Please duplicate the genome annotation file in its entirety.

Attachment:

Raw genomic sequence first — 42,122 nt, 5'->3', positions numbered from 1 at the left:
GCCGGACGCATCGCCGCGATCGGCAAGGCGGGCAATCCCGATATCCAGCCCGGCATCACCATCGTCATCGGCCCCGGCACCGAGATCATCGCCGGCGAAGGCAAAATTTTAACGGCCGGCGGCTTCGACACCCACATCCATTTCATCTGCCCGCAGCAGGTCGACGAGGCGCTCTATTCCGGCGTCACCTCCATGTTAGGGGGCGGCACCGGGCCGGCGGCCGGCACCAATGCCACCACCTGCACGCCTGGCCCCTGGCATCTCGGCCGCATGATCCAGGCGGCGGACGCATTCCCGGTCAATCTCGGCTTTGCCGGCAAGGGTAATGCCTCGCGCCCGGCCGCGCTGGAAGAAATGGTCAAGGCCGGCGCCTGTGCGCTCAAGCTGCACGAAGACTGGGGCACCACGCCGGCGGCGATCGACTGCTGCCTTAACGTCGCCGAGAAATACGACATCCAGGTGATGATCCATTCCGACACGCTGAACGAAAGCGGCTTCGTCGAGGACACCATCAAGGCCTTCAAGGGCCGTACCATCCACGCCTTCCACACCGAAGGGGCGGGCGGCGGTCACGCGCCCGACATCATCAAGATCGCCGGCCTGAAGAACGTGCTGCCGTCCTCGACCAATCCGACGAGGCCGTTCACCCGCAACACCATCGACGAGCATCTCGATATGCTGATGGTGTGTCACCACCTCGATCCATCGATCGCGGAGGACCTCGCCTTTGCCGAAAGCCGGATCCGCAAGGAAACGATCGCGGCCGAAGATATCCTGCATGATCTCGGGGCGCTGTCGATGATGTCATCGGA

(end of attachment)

Raw genomic sequence first — 42,122 nt, 5'->3', positions numbered from 1 at the left:
GCCGGACGCATCGCCGCGATCGGCAAGGCGGGCAATCCCGATATCCAGCCCGGCATCACCATCGTCATCGGCCCCGGCACCGAGATCATCGCCGGCGAAGGCAAAATTTTAACGGCCGGCGGCTTCGACACCCACATCCATTTCATCTGCCCGCAGCAGGTCGACGAGGCGCTCTATTCCGGCGTCACCTCCATGTTAGGGGGCGGCACCGGGCCGGCGGCCGGCACCAATGCCACCACCTGCACGCCTGGCCCCTGGCATCTCGGCCGCATGATCCAGGCGGCGGACGCATTCCCGGTCAATCTCGGCTTTGCCGGCAAGGGTAATGCCTCGCGCCCGGCCGCGCTGGAAGAAATGGTCAAGGCCGGCGCCTGTGCGCTCAAGCTGCACGAAGACTGGGGCACCACGCCGGCGGCGATCGACTGCTGCCTTAACGTCGCCGAGAAATACGACATCCAGGTGATGATCCATTCCGACACGCTGAACGAAAGCGGCTTCGTCGAGGACACCATCAAGGCCTTCAAGGGCCGTACCATCCACGCCTTCCACACCGAAGGGGCGGGCGGCGGTCACGCGCCCGACATCATCAAGATCGCCGGCCTGAAGAACGTGCTGCCGTCCTCGACCAATCCGACGAGGCCGTTCACCCGCAACACCATCGACGAGCATCTCGATATGCTGATGGTGTGTCACCACCTCGATCCATCGATCGCGGAGGACCTCGCCTTTGCCGAAAGCCGGATCCGCAAGGAAACGATCGCGGCCGAAGATATCCTGCATGATCTCGGGGCGCTGTCGATGATGTCATCGGA